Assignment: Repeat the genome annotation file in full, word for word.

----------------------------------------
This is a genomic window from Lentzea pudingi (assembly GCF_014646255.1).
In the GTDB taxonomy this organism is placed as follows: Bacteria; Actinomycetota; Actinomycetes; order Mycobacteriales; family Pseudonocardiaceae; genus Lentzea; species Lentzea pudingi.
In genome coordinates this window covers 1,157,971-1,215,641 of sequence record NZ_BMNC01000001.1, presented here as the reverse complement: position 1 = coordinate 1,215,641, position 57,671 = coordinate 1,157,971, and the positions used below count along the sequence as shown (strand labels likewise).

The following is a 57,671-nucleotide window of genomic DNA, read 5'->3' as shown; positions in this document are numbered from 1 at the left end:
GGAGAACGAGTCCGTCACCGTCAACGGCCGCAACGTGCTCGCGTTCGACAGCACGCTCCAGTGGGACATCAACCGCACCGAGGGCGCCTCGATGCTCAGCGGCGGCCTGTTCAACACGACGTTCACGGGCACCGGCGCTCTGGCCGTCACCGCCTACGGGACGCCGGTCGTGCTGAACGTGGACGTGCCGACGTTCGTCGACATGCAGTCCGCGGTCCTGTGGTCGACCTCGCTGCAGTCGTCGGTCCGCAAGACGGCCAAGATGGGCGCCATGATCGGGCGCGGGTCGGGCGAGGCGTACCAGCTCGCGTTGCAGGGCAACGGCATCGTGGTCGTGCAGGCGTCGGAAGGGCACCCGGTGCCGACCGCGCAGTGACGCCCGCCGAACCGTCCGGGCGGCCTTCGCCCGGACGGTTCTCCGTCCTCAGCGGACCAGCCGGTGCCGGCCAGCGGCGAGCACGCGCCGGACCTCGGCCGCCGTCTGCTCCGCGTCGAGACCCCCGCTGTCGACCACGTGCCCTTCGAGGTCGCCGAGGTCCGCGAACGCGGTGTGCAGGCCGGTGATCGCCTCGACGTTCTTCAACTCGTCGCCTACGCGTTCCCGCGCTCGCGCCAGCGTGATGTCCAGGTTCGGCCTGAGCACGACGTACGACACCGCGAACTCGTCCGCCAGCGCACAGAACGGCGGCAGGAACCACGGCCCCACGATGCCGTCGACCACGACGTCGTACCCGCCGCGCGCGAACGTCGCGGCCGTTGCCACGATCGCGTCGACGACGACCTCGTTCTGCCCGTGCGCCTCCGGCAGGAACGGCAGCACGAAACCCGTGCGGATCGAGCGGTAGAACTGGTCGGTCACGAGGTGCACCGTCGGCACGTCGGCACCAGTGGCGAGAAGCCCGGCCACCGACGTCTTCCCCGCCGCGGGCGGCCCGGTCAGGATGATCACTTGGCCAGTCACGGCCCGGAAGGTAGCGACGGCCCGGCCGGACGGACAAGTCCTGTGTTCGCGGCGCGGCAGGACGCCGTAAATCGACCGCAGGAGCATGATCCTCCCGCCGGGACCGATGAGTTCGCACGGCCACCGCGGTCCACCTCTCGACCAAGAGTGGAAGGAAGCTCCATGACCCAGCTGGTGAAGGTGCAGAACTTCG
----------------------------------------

This is a genomic window from Lentzea pudingi (assembly GCF_014646255.1).
In the GTDB taxonomy this organism is placed as follows: Bacteria; Actinomycetota; Actinomycetes; order Mycobacteriales; family Pseudonocardiaceae; genus Lentzea; species Lentzea pudingi.
In genome coordinates this window covers 1,157,971-1,215,641 of sequence record NZ_BMNC01000001.1, presented here as the reverse complement: position 1 = coordinate 1,215,641, position 57,671 = coordinate 1,157,971, and the positions used below count along the sequence as shown (strand labels likewise).

The following is a 57,671-nucleotide window of genomic DNA, read 5'->3' as shown; positions in this document are numbered from 1 at the left end:
GGAGAACGAGTCCGTCACCGTCAACGGCCGCAACGTGCTCGCGTTCGACAGCACGCTCCAGTGGGACATCAACCGCACCGAGGGCGCCTCGATGCTCAGCGGCGGCCTGTTCAACACGACGTTCACGGGCACCGGCGCTCTGGCCGTCACCGCCTACGGGACGCCGGTCGTGCTGAACGTGGACGTGCCGACGTTCGTCGACATGCAGTCCGCGGTCCTGTGGTCGACCTCGCTGCAGTCGTCGGTCCGCAAGACGGCCAAGATGGGCGCCATGATCGGGCGCGGGTCGGGCGAGGCGTACCAGCTCGCGTTGCAGGGCAACGGCATCGTGGTCGTGCAGGCGTCGGAAGGGCACCCGGTGCCGACCGCGCAGTGACGCCCGCCGAACCGTCCGGGCGGCCTTCGCCCGGACGGTTCTCCGTCCTCAGCGGACCAGCCGGTGCCGGCCAGCGGCGAGCACGCGCCGGACCTCGGCCGCCGTCTGCTCCGCGTCGAGACCCCCGCTGTCGACCACGTGCCCTTCGAGGTCGCCGAGGTCCGCGAACGCGGTGTGCAGGCCGGTGATCGCCTCGACGTTCTTCAACTCGTCGCCTACGCGTTCCCGCGCTCGCGCCAGCGTGATGTCCAGGTTCGGCCTGAGCACGACGTACGACACCGCGAACTCGTCCGCCAGCGCACAGAACGGCGGCAGGAACCACGGCCCCACGATGCCGTCGACCACGACGTCGTACCCGCCGCGCGCGAACGTCGCGGCCGTTGCCACGATCGCGTCGACGACGACCTCGTTCTGCCCGTGCGCCTCCGGCAGGAACGGCAGCACGAAACCCGTGCGGATCGAGCGGTAGAACTGGTCGGTCACGAGGTGCACCGTCGGCACGTCGGCACCAGTGGCGAGAAGCCCGGCCACCGACGTCTTCCCCGCCGCGGGCGGCCCGGTCAGGATGATCACTTGGCCAGTCACGGCCCGGAAGGTAGCGACGGCCCGGCCGGACGGACAAGTCCTGTGTTCGCGGCGCGGCAGGACGCCGTAAATCGACCGCAGGAGCATGATCCTCCCGCCGGGACCGATGAGTTCGCACGGCCACCGCGGTCCACCTCTCGACCAAGAGTGGAAGGAAGCTCCATGACCCAGCTGGTGAAGGTGCAGAACTTCG